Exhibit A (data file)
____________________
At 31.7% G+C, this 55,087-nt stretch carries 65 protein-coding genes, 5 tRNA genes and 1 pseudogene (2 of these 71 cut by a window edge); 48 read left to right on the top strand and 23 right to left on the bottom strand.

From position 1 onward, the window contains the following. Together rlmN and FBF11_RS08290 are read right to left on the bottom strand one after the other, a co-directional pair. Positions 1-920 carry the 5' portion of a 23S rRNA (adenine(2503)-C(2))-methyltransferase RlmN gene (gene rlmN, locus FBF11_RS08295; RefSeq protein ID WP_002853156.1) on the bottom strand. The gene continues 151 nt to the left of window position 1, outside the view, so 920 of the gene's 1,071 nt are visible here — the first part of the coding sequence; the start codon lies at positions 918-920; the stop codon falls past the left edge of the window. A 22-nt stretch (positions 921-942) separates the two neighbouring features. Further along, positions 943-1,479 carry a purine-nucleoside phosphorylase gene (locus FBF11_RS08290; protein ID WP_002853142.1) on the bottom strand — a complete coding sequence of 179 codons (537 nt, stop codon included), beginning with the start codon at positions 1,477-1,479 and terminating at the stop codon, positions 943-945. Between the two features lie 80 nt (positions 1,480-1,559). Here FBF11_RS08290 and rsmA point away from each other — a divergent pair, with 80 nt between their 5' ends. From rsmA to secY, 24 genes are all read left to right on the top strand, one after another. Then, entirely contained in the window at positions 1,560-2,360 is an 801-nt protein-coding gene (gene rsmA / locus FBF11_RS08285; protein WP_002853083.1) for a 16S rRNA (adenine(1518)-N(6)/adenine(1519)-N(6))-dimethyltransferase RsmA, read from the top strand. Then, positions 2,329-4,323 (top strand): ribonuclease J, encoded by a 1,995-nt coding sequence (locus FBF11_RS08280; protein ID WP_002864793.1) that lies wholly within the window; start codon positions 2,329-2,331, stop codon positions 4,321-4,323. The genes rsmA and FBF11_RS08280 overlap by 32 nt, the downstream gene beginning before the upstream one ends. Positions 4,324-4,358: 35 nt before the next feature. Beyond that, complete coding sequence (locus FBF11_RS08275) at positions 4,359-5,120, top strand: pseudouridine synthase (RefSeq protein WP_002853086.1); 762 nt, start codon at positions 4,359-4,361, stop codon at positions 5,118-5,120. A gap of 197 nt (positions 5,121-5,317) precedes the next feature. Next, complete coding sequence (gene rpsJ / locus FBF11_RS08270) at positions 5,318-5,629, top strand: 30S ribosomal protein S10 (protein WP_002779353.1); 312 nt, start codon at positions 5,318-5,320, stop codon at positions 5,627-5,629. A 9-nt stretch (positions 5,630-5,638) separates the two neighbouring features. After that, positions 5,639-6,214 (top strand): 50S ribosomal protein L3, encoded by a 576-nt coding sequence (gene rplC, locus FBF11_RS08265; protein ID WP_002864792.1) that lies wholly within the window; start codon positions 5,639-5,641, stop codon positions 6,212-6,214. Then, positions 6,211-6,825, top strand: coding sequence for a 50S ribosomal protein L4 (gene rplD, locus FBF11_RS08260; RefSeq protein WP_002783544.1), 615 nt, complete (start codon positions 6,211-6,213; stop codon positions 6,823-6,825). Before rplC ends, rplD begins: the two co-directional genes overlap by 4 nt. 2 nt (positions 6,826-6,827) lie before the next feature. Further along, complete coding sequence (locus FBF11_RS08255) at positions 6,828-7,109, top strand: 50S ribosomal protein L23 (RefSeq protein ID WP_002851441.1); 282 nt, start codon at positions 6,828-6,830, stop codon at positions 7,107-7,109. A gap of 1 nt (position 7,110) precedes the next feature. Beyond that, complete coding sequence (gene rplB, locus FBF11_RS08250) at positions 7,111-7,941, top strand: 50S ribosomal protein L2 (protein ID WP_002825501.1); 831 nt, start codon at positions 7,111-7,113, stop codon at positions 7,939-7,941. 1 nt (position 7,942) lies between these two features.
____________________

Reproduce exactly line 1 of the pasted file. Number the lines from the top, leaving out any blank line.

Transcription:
At 31.7% G+C, this 55,087-nt stretch carries 65 protein-coding genes, 5 tRNA genes and 1 pseudogene (2 of these 71 cut by a window edge); 48 read left to right on the top strand and 23 right to left on the bottom strand.